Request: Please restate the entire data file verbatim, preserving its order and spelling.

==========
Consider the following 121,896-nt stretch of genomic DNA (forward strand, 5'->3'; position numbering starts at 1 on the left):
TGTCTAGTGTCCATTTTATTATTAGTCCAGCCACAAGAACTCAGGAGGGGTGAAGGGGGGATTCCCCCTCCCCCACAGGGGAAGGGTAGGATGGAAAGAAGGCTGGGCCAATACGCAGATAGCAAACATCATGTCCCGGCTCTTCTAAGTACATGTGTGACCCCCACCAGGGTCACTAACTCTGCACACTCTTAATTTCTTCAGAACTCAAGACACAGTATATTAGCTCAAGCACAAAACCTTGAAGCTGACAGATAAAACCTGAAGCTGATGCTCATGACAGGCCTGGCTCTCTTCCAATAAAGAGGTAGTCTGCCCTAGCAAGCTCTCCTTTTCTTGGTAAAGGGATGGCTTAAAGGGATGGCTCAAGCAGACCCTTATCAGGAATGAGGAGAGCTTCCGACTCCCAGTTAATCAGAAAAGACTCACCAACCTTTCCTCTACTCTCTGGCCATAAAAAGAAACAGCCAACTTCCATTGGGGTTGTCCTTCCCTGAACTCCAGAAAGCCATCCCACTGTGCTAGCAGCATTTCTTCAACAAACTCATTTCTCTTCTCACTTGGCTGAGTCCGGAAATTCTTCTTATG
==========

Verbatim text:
Consider the following 121,896-nt stretch of genomic DNA (forward strand, 5'->3'; position numbering starts at 1 on the left):
TGTCTAGTGTCCATTTTATTATTAGTCCAGCCACAAGAACTCAGGAGGGGTGAAGGGGGGATTCCCCCTCCCCCACAGGGGAAGGGTAGGATGGAAAGAAGGCTGGGCCAATACGCAGATAGCAAACATCATGTCCCGGCTCTTCTAAGTACATGTGTGACCCCCACCAGGGTCACTAACTCTGCACACTCTTAATTTCTTCAGAACTCAAGACACAGTATATTAGCTCAAGCACAAAACCTTGAAGCTGACAGATAAAACCTGAAGCTGATGCTCATGACAGGCCTGGCTCTCTTCCAATAAAGAGGTAGTCTGCCCTAGCAAGCTCTCCTTTTCTTGGTAAAGGGATGGCTTAAAGGGATGGCTCAAGCAGACCCTTATCAGGAATGAGGAGAGCTTCCGACTCCCAGTTAATCAGAAAAGACTCACCAACCTTTCCTCTACTCTCTGGCCATAAAAAGAAACAGCCAACTTCCATTGGGGTTGTCCTTCCCTGAACTCCAGAAAGCCATCCCACTGTGCTAGCAGCATTTCTTCAACAAACTCATTTCTCTTCTCACTTGGCTGAGTCCGGAAATTCTTCTTATG